Law Allows Undocumented Immigrants to Drive

Gil Cedillo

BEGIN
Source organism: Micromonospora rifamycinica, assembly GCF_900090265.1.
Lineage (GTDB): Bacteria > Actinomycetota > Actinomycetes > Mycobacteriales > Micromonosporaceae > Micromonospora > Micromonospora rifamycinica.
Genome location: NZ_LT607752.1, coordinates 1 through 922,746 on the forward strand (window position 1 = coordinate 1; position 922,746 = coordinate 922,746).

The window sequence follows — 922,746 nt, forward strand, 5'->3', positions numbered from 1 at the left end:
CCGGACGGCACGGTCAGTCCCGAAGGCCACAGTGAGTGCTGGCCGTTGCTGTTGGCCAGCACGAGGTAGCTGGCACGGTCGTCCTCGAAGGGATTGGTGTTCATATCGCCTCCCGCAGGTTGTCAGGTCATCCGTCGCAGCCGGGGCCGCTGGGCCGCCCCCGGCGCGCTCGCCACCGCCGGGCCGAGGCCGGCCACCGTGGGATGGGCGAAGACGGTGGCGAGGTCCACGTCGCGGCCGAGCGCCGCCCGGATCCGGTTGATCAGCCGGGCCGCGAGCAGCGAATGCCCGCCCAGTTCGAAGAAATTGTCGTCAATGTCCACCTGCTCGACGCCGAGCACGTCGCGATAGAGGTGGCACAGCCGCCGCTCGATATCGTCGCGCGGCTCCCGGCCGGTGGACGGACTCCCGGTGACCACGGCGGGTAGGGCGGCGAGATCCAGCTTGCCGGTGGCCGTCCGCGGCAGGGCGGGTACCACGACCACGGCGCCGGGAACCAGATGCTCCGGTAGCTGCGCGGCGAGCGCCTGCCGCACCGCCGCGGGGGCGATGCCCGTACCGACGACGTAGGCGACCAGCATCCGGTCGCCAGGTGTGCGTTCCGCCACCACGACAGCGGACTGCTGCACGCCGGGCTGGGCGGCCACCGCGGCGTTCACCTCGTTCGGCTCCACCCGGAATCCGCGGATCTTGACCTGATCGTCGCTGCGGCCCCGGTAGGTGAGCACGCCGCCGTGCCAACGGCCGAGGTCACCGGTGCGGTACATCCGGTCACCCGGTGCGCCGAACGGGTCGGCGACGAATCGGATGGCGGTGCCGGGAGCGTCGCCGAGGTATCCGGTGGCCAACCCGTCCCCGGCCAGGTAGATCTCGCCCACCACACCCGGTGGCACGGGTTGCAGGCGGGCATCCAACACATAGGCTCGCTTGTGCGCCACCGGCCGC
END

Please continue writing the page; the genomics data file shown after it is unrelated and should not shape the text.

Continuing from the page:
Hundreds of thousands of undocumented immigrants in California will be eligible for driver’s licenses under legislation signed by Gov. Jerry Brown late Sunday. AB 2189 affects an estimated 400,000 undocumented immigrants expected to meet the requirements of President Barack Obama’s new Deferred Action for Childhood Arrivals program. The bill was the latest proposal in a decade-long campaign by Democratic Assemblyman Gil Cedillo to give undocumented immigrants the right to drive legally in California. Cedillo, D-Los Angeles, contended that issuing driver’s licenses to undocumented immigrants would enhance public safety by ensuring that they are trained and tested, and making it more likely that they will buy insurance. Opponents argued that California should use caution in issuing driver’s licenses because they are used as identification for numerous other public purposes – entering an airline terminal, for example. Officials of the California Department of Motor Vehicles previously have said that it appeared Deferred Action participants would be eligible for driver’s licenses. California requires specific documents to be produced to obtain one, however, and those expected to be distributed by the federal program are not on the state’s list. AB 2189 would specify that Deferred Action documents meet the DMV requirement to prove lawful presence in the United States. The law would apply to fewer than one of every four undocumented immigrants in California, according to Cedillo. The bill extends driver’s license eligibility to a select group of undocumented immigrants who already will have the right, under Deferred Action, to live and work in the United States for two years without fear of deportation. Deferred Action is meant for longtime California residents who came to the United States as undocumented immigrants when they were young and generally have lived productive lives since then. It applies to undocumented immigrants between the ages of 15 and 31 who came to the United States before age 16 and have lived in this country continuously for the past five years. Participants must be in school, have graduated from high school or obtained an equivalency certificate, or have been honorably discharged from the U.S. military. They cannot have committed a felony, significant misdemeanor, or three or more misdemeanors.
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